Thomas Haller and Chick Moorman are the authors of The 10 Commitments: Parenting with Purpose. They are two of the world's foremost authorities on raising responsible, caring, confident children. They publish a free monthly e-zine for parents. To sign up for it or obtain more information about how they can help you or your family, visit their website today: www.personalpowerpress.com.
A powerful and life-changing TRANSFORMATIONAL PARENTING INTENSIVE is scheduled to take place in Santa Barbara, California, on September 29, 30, and October 1. Chick Moorman and Thomas Haller will be the featured speakers during this extraordinary weekend.
This INCREDIBLE event contains a ton of useful information.
Here are merely a handful of the important parenting strategies that will be revealed at this enlightening event and why you want to be a part of this powerful celebration. You'll get:
* Practical ideas you can put to use immediately . . . so you can be the parent you desire to be TODAY!
* Proven verbal skill strategies . . . to eliminate whining, teasing, backtalk, and other irritating behaviors!
* Helpful strategies for creating a culture of accountability in your family . . . so you can hold your children accountable without wounding their spirit.
* An uplifting system for praising your children . . . so they develop a strong internal sense of self-esteem.
* Techniques for making yourself dispensable . . . so you can help your children become more independent while eliminating learned helplessness.
Transform your parenting style, your family relationships, and your attitude toward the important and sacred role of parenting. Learn why children need soul models more than role models and the importance of holding children in a state of grace, even as you hold them accountable for their behaviors. Nourish children's spirits as you guide them through the daily challenges of becoming who they are destined to be. An entertaining and practical keynote address that will leave you glad you are present and full of anticipation for the remainder of the conference.
Jeremy's teacher paid a visit to his house one day. When Jeremy opened the door, the teacher asked, "Are your father and mother in?"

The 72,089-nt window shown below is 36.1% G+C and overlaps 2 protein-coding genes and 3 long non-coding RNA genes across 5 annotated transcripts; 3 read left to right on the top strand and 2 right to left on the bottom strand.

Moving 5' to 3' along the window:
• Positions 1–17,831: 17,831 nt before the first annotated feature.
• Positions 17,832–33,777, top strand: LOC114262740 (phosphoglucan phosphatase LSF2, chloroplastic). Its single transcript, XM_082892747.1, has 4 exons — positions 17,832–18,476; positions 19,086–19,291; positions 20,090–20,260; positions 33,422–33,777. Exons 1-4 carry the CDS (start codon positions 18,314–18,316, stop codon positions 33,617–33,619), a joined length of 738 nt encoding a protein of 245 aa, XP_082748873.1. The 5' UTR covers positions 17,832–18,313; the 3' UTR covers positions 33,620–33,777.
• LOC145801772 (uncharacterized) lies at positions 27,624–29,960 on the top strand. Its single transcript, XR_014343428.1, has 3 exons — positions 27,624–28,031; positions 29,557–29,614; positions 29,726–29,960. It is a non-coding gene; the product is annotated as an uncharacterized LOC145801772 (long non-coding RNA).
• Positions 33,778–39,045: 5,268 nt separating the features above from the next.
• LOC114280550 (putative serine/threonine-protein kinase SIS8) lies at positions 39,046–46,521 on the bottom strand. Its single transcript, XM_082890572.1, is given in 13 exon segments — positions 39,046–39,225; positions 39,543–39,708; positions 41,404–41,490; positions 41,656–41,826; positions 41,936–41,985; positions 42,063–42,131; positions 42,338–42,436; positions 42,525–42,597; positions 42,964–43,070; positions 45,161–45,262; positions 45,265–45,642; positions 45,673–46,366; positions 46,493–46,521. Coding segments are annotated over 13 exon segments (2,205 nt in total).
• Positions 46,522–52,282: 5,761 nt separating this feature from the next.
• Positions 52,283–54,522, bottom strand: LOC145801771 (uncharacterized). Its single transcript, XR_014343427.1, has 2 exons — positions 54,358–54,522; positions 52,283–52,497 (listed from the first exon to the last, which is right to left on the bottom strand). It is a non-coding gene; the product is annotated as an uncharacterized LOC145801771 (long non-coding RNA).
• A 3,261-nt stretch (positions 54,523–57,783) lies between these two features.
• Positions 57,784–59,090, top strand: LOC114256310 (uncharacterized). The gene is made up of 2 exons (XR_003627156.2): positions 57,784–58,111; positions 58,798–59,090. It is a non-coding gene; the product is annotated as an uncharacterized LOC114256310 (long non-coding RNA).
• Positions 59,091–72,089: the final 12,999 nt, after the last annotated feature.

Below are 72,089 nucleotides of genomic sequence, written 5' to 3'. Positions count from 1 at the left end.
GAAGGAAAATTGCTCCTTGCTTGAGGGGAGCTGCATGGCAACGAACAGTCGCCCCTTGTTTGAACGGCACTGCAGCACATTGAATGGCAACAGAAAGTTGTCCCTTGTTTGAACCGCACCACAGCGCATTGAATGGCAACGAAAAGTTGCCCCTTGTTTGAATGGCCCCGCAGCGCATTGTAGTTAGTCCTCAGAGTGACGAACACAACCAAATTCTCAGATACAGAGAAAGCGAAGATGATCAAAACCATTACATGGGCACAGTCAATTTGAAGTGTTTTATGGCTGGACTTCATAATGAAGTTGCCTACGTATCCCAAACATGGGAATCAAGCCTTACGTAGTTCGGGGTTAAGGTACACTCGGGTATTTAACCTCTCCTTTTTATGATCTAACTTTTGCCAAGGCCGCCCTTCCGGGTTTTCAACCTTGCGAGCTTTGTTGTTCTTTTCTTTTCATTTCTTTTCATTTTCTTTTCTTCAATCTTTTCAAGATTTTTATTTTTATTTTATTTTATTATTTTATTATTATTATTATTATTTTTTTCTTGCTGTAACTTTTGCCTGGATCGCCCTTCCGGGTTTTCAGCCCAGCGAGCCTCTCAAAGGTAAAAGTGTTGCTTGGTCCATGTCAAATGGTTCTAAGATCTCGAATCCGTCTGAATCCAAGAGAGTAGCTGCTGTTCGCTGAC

"They was in, but they is out now," he answered.
The teacher gasped, "Jeremy, where is your grammar?"
He replied, "She's upstairs taking her nap."
8. We Get E-mails
Hello Thomas and Chick,
I need some effective discipline that fits the "crime." I have a five year old who continues to make poor choices. Her eating habits are poor. Every time the family eats a meal, be it at home or out, her actions make mealtime a disaster. It's "I don't like this" or she takes two bites and it's "I'm full." All in a whiny tone. Or it's sour faces. I've tried setting a timer to no avail. I've pulled her food and sent her to get cleaned and off to bed. Nothing works.
In school, she doesn't follow directions or instructions. If her teacher has instructed her to not do something that she is doing, she disregards the warning and does it again.
Anytime the family goes on an outing or adventure, whether it's to a zoo or shopping, her choices land her in trouble. I have to tell her thousands of times to not touch things she need not touch. Or stop fighting or arguing with her brother.
I am married to a woman who has two children of her own. These problems have existed long before. My daughter has been rude, mean and bossy to my wife's youngest.
It seems my daughter only thinks when it's beneficial to her. Otherwise, she doesn't seem to care if she hurts people, in the process, to get what she wants.
I haven't found anything to help me fit a punishment to any of these actions. I can't find the right book that has the information I'm looking for. Please help.
Thank you for your time. Any advice you can offer would be greatly appreciated.
You have included quite a bit in your e-mail and it would be possible to write book chapters on each separate issue. However, we will keep our reactions as brief as possible while still giving you some things to think about.
You asked if there is a good book that might help you with your concerns. We suggest you find a book on age-appropriate behavior for children, one that details information on ages and stages. Much (not all) of what you complain about is age- appropriate behavior for a five-year-old. Yes, it sounds like some of your daughter's behaviors are on the extreme side, but do not lose sight of the fact that they are age appropriate.
Of course she doesn't think of anyone else. That's what five- year-olds do. They are ego centered. That is what they are supposed to be doing at five. To think of someone else or put herself in someone else's shoes is not possible for her at this time. You might just as well be asking her to speak a foreign language. It is not possible at this age and stage of her life.
Picky eating, lack of table manners, and whining are other behaviors characteristic of this age child. Of course there are some things you can do about these behaviors, but the most important one is to not see your child as bad or abnormal. See her as a five- year- old who needs some help learning new behaviors.